It’s a mystery where Robert Pattinson picked up the eccentric nasal whine that he (amusingly) deploys in “The Devil All the Time.” Pattison plays one of those bad preachers who ride through certain deep-fried fictions, the smooth talkers with scripture on their forked tongues and sin in their withered hearts. Sometimes these devious souls have “love” and “hate” tattooed on their fingers (or at least once watched Robert Mitchum’s unholy man in the 1955 noir “The Night of the Hunter”). However wicked, these bad men of the cloth invariably embody religious hypocrisy.
No one is up to any good in “Devil,” a leisurely wallow in the kind of flamboyant evil that some filmmakers just can’t quit, won’t quit. The preacher, Rev. Preston Teagardin, is the least of this story’s ills. By the time he does his worst, knuckles have been bloodied, bullets fired, a dog sacrificed and a man tortured, to list just some of this potboiler’s horrors, which also include a pair of industrious serial killers. Here, in a swath of Appalachia that stretches from Ohio to West Virginia — a land of green woods, white people and Gothic clichés — little rises but everything must converge.
Directed by Antonio Campos, the busy, sprawling movie centers on the manifestly unlucky Arvin, played as an adult by Tom Holland, best known as Spider-Man. A second Marvel alumnus, Sebastian Stan, plays a sheriff. The movie features other blurrily familiar faces, including those of Bill Skarsgard and Haley Bennett, who play Arvin’s parents. They met in an Ohio diner where she’s a waitress and he’s a customer, a World War II veteran home; that same day, a photographer (Jason Clarke) meets another waitress (Riley Keough). Arvin’s parents wed and settle in Ohio for their unhappily ever after; the other couple rides off to kill and kill again.
The coincidence of these two matches cleaves the story into not-quite parallel parts that eventually meet again. Until then, Arvin faces minor and major miseries, and ends up living with relatives in West Virginia. There, he mostly protects a family ward (Eliza Scanlen), whose own unhappy history involves a victimized mother (Mia Wasikowska) and odiously malevolent Bible thumpers. Every so often, the serial killers briefly pop up so that Keough can goose the movie. Things only really heat up for Arvin when Rev. Teagardin oozes into town, talking down to his flock and wearing a frilly shirt that doesn’t stay white for long.
Adapted from Donald Ray Pollock’s novel by Campos and his brother, Paulo Campos, the narrative is organized around a series of violent catastrophes. There’s a suggestion that war plays a role in these disasters, evidenced by both a grisly flashback to World War II and a nod to Vietnam. But like everything else in the movie — poverty notably included — war is something that people endure, like bad weather. Despite the wised-up voice-over (read by Pollock) that adds much-welcome glints of wry detachment, there is little sense that the people in this world do anything but suffer or cause others to suffer in between working, church going and occasionally popping out babies.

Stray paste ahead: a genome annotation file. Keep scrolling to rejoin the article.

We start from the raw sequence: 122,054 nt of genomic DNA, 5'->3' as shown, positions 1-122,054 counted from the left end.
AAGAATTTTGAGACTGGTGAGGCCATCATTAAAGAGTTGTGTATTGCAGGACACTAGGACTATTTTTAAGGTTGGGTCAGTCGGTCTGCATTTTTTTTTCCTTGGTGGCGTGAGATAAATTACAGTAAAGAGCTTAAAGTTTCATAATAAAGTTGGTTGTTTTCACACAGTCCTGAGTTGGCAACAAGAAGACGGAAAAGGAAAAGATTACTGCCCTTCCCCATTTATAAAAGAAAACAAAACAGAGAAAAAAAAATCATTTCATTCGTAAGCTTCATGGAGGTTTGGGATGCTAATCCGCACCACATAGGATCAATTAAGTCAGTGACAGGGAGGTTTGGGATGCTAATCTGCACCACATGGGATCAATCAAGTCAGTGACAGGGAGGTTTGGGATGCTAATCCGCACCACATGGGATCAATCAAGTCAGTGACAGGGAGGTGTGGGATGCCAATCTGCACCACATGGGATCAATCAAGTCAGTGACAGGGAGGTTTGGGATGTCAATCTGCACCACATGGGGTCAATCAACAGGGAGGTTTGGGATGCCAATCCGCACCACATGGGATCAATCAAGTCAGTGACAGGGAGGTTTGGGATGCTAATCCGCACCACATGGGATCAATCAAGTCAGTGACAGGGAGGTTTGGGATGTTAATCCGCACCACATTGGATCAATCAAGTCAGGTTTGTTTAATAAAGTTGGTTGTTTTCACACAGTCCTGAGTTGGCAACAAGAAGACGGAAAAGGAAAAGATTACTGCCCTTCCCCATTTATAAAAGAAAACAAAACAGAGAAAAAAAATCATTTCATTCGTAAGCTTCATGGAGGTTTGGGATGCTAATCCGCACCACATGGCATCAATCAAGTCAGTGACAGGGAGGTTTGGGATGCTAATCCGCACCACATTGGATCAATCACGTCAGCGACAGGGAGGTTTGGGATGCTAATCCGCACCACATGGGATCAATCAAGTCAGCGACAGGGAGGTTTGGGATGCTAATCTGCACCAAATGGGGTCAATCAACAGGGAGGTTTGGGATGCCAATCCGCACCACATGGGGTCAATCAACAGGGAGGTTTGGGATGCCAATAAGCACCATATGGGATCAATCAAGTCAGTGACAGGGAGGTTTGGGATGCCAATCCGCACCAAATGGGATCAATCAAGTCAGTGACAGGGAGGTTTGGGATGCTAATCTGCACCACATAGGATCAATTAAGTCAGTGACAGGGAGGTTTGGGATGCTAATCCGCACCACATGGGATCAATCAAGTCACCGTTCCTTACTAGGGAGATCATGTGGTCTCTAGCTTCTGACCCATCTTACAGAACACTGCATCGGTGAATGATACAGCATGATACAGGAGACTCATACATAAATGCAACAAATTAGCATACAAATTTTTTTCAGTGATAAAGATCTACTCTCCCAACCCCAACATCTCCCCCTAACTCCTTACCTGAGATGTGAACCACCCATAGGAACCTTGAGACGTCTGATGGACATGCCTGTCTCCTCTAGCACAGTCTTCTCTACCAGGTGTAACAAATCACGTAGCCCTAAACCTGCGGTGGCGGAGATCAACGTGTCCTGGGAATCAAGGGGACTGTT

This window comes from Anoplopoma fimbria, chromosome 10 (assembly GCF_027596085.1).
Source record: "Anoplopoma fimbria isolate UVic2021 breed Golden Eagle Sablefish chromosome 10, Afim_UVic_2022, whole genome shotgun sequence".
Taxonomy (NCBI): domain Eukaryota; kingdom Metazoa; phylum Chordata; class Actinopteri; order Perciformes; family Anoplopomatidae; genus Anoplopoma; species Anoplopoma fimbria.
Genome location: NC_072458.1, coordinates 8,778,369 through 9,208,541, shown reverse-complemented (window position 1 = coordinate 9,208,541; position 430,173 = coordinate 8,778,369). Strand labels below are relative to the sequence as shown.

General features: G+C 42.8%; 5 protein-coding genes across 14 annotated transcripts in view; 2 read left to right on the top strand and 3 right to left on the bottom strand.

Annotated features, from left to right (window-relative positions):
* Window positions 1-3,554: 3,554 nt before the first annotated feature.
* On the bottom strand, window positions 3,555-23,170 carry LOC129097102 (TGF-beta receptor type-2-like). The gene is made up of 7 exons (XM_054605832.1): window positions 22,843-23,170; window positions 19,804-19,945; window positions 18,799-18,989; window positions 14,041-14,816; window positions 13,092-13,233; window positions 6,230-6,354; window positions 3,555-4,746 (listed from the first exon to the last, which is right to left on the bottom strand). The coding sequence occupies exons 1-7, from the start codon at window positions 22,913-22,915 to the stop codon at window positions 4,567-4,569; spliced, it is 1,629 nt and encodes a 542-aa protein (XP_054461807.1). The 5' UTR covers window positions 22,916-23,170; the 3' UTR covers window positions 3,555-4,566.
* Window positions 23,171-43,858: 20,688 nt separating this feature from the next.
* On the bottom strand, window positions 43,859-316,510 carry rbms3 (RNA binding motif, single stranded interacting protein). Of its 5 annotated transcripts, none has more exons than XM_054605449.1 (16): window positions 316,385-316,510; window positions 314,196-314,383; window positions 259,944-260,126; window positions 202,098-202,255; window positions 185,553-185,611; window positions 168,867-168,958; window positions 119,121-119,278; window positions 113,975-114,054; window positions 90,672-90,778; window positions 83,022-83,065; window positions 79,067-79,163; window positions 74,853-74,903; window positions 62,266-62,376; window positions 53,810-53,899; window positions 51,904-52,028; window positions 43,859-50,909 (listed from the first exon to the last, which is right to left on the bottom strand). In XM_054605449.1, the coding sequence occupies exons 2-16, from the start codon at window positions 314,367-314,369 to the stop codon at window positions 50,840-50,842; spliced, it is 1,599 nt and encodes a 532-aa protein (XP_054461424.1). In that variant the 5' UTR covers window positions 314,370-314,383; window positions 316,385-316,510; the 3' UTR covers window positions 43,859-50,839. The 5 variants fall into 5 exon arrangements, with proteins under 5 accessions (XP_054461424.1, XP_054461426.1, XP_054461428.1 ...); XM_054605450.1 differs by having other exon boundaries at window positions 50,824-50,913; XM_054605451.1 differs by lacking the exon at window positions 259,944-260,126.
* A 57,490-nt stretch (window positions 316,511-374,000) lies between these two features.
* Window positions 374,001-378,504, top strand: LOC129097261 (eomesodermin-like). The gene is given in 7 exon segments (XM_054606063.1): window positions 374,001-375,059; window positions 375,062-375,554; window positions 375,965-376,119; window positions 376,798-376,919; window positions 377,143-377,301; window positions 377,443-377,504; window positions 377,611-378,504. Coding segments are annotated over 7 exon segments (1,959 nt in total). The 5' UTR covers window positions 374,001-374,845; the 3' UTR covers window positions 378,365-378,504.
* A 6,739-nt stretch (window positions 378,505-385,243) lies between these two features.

Campos, whose movies include “Christine,” has always been a capable craftsman, and everything in “The Devil All the Time” looks and sounds professionally engineered. The images are well lit and have shape and texture, and the music and sound design are equally well considered. (The veteran music supervisor Randall Poster is one of the producers.) Every faded dress looks attentively fitted, each ramshackle house artfully weathered. If the performances are considerably less persuasive it’s partly because Campos shows no interest in the inner lives of his characters. And while Pattinson’s and Keough’s roles are risible, the actors at least show signs of (comic) life.
Campos is interested in Arvin’s world or, specifically, its cruelties, but he demonstrates no real curiosity about it or its inhabitants. An early description to Arvin’s childhood hometown offers a rare longer view of these people, “nearly all of them connected by blood through one godforsaken calamity or another,” the narrator says, a direct quote from the novel. This inbreeding perhaps explains why there are no Black characters onscreen, though there’s a handful in the novel, mentioned in passing. Whatever the case, as a result all of the pain and anguish, all the drama and generational trauma, is experienced only by white people, one of the few directorial choices here of actual note.
The Devil All the Time
Rated R for gruesome, bloody violence against all creatures. Running time: 2 hours 18 minutes. In select theaters and on Netflix. Please consult the guidelines outlined by the Centers for Disease Control and Prevention before watching movies inside theaters.